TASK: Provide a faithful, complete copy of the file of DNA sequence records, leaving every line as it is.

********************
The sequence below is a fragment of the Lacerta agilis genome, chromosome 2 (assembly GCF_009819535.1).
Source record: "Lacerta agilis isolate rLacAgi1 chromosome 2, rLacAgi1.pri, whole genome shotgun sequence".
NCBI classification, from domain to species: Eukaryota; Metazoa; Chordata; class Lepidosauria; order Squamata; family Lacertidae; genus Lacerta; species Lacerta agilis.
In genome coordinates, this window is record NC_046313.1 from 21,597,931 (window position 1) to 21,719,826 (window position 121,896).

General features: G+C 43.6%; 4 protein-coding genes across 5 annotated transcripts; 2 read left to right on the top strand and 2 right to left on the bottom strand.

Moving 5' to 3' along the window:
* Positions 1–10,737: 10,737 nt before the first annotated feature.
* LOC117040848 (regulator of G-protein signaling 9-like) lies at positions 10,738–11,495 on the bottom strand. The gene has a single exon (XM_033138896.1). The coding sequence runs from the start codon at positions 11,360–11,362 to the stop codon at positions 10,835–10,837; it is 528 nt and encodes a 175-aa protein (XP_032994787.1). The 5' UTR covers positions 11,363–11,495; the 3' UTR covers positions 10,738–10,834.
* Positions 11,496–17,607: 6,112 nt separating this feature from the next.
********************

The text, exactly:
The sequence below is a fragment of the Lacerta agilis genome, chromosome 2 (assembly GCF_009819535.1).
Source record: "Lacerta agilis isolate rLacAgi1 chromosome 2, rLacAgi1.pri, whole genome shotgun sequence".
NCBI classification, from domain to species: Eukaryota; Metazoa; Chordata; class Lepidosauria; order Squamata; family Lacertidae; genus Lacerta; species Lacerta agilis.
In genome coordinates, this window is record NC_046313.1 from 21,597,931 (window position 1) to 21,719,826 (window position 121,896).

General features: G+C 43.6%; 4 protein-coding genes across 5 annotated transcripts; 2 read left to right on the top strand and 2 right to left on the bottom strand.

Moving 5' to 3' along the window:
* Positions 1–10,737: 10,737 nt before the first annotated feature.
* LOC117040848 (regulator of G-protein signaling 9-like) lies at positions 10,738–11,495 on the bottom strand. The gene has a single exon (XM_033138896.1). The coding sequence runs from the start codon at positions 11,360–11,362 to the stop codon at positions 10,835–10,837; it is 528 nt and encodes a 175-aa protein (XP_032994787.1). The 5' UTR covers positions 11,363–11,495; the 3' UTR covers positions 10,738–10,834.
* Positions 11,496–17,607: 6,112 nt separating this feature from the next.